Research in algorithms has mainly focused on specific problem classes and on identifying characteristic features of hard problem instances. Instead, this project aims to mine a generic backtracking solver for performance data at runtime (that is, while solving a particular problem instance) and to build statistical models that can be used to estimate the future performance of the solver on the current problem. Interesting estimates include: How likely is it that the current solution is optimal? Assuming the current solution is optimal, how long will it take to prove optimality? Can the search be parallelised, and if so, how many CPUs would be required to get the answer in one hour?

Topic: The application of cognitive computational methods to enhance vocational rehabilitation

Supervisor: Dr Sæmundur Haraldsson

Vocational Rehabilitation (VR) is a field within healthcare which aims to assist long term sick-listed and unemployed individuals to enter the workforce or education [2]. VR has yet to fully embrace the use of cognitive computer systems, including Artificial Intelligence (AI) approaches. As such it offers indefinite avenues of research for inquisitive minds, e.g., predicting future regional demand for VR, optimising VR pathways for maximum probability of success, and many more. Potential PhD candidates would collaborate with international partners of the ADAPT consortium to exploit state-of-the-art AI and Data Science methods to improve decision making and planning in VR. The projects would form the foundation for the field of VR informatics with international real-world impact on people's health and wellbeing as well as current societal issues.

Topic: Bio inspired Peer-to-Peer Overlay algorithms

Supervisor: Dr Mario Kolberg

Peer-to-Peer (P2P) overlay networks are self-organising, self-managing, and hugely scalable networks without the need for a centralised server component. Utilizing inspiration from biological processes to construct and maintain P2P overlays has attracted some research interest to date. The majority of related solutions focus on providing efficient resource discovery mechanisms using swarm intelligence techniques. In fact such techniques have proven performance benefits in regard to routing and scheduling in dynamic networks, while they have also inherent support for adaptability and robustness in light of node failures. Conversely, except for very few examples, using such techniques for topology management has not really been exploited. This project will investigate the use of bio-inspired solutions for topology management addressing some of the techniques’ challenges such as relatively high computational and messaging complexity.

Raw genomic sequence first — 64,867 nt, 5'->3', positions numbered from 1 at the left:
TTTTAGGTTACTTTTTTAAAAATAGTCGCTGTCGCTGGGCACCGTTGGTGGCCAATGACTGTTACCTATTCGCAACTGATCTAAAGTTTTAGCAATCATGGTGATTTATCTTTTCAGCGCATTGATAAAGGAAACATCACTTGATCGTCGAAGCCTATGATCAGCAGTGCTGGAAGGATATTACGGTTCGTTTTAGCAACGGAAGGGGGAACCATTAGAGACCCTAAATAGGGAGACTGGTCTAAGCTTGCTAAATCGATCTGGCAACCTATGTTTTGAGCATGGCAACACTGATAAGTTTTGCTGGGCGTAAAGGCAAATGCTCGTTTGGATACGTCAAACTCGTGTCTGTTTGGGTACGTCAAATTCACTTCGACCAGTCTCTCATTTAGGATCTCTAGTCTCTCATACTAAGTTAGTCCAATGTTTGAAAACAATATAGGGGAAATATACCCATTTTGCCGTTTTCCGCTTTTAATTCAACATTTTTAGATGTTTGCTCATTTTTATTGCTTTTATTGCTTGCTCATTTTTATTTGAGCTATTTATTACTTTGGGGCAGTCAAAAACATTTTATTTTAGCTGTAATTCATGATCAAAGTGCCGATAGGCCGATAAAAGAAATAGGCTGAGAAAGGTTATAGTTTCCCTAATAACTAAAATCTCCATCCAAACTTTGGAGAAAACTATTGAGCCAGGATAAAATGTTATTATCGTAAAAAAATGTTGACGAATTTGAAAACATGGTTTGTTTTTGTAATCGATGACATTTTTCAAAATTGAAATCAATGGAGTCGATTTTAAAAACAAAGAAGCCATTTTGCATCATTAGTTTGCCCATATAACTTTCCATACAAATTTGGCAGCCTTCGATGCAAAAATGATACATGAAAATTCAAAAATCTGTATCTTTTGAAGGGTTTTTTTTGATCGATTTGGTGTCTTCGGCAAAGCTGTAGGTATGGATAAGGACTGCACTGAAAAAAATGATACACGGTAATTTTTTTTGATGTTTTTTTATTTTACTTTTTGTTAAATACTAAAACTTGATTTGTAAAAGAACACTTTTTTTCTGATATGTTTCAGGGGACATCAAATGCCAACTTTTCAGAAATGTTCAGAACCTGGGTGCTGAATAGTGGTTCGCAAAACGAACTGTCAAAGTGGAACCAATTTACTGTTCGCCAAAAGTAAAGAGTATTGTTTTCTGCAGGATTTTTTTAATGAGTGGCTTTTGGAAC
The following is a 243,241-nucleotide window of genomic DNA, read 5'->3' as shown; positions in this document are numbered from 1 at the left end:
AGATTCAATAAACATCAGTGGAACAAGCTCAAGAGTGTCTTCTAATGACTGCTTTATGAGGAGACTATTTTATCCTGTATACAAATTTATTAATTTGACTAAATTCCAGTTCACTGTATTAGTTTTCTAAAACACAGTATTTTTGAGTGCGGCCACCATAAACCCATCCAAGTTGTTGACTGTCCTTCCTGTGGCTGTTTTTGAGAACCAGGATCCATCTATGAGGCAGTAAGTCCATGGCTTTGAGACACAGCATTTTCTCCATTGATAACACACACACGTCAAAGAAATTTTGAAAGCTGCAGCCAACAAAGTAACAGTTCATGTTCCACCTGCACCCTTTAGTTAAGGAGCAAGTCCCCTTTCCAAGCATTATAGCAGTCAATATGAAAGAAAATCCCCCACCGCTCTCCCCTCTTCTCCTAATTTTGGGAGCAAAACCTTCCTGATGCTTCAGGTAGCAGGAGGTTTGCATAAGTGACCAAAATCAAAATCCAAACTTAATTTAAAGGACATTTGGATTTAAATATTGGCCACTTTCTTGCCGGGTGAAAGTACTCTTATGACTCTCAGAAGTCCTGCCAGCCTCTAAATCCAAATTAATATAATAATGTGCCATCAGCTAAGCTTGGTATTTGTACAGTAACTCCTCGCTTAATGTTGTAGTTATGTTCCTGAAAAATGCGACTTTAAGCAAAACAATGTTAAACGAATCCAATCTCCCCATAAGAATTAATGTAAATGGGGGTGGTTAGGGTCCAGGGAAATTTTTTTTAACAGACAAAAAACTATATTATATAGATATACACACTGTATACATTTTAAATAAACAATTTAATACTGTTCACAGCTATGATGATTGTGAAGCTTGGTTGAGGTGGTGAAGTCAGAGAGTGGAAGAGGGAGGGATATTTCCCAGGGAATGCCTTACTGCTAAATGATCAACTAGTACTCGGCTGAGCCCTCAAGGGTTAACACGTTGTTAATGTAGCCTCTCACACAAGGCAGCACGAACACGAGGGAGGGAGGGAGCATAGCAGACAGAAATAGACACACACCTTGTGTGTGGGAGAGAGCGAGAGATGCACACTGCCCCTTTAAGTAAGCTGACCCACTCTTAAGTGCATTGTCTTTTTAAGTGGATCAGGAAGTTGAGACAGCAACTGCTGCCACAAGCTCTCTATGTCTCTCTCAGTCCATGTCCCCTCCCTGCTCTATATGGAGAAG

Topic: Machine Learning approaches to tackle Cyber Attacks

Supervisor: Dr Mario Kolberg

The range of internet services has increased dramatically in recent years, however, at the same time cyber-attacks have grown both in number and sophistication endangering user trust and uptake of such services. Thus there is a need for researchers to  develop solutions to these evolving cyber-attacks. However, these attacks are evolving as attackers keep changing their approaches.

Security measures such as firewalls are put in place as the first line of network defense to safeguard these networks but attackers are still able to exploit vulnerabilities in these networks. Intrusion Detection Systems (IDS) have shown potential to be a successful counter measure against potential attacks. However, there are still many open issues, such as their efficiency and effectiveness in the presence of large amount of network traffic. Several IDS have been proposed that can differentiate between attacks and benign network traffic and raise an alarm when a potential threat is detected. However, these systems must be able to analyse large quantity of data in real time to be applicable in modern networks. Unfortunately the larger the data quantity, the more irrelevant information stored. One solution may be to extract key features and apply Machine Learning (ML) techniques to detect attacks. This project will investigate using ML approaches to detect intrusion attacks at runtime.